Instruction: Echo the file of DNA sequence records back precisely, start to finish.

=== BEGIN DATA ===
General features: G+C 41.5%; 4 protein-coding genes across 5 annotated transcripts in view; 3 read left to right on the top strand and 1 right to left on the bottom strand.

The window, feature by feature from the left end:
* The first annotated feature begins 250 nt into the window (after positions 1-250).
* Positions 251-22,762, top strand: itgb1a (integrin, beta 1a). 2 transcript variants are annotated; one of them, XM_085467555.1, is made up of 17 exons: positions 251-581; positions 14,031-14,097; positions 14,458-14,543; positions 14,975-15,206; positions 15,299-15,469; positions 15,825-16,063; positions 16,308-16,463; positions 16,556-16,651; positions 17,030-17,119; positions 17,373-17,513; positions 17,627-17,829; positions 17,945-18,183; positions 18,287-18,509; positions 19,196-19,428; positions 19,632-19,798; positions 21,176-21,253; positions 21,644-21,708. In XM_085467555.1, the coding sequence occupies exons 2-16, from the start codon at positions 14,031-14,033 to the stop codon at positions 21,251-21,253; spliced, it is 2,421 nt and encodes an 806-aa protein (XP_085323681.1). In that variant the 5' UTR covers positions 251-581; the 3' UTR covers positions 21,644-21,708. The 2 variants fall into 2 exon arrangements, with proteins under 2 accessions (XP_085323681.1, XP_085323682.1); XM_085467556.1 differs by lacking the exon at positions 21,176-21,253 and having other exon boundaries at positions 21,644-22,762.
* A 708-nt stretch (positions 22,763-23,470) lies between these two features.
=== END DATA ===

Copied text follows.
General features: G+C 41.5%; 4 protein-coding genes across 5 annotated transcripts in view; 3 read left to right on the top strand and 1 right to left on the bottom strand.

The window, feature by feature from the left end:
* The first annotated feature begins 250 nt into the window (after positions 1-250).
* Positions 251-22,762, top strand: itgb1a (integrin, beta 1a). 2 transcript variants are annotated; one of them, XM_085467555.1, is made up of 17 exons: positions 251-581; positions 14,031-14,097; positions 14,458-14,543; positions 14,975-15,206; positions 15,299-15,469; positions 15,825-16,063; positions 16,308-16,463; positions 16,556-16,651; positions 17,030-17,119; positions 17,373-17,513; positions 17,627-17,829; positions 17,945-18,183; positions 18,287-18,509; positions 19,196-19,428; positions 19,632-19,798; positions 21,176-21,253; positions 21,644-21,708. In XM_085467555.1, the coding sequence occupies exons 2-16, from the start codon at positions 14,031-14,033 to the stop codon at positions 21,251-21,253; spliced, it is 2,421 nt and encodes an 806-aa protein (XP_085323681.1). In that variant the 5' UTR covers positions 251-581; the 3' UTR covers positions 21,644-21,708. The 2 variants fall into 2 exon arrangements, with proteins under 2 accessions (XP_085323681.1, XP_085323682.1); XM_085467556.1 differs by lacking the exon at positions 21,176-21,253 and having other exon boundaries at positions 21,644-22,762.
* A 708-nt stretch (positions 22,763-23,470) lies between these two features.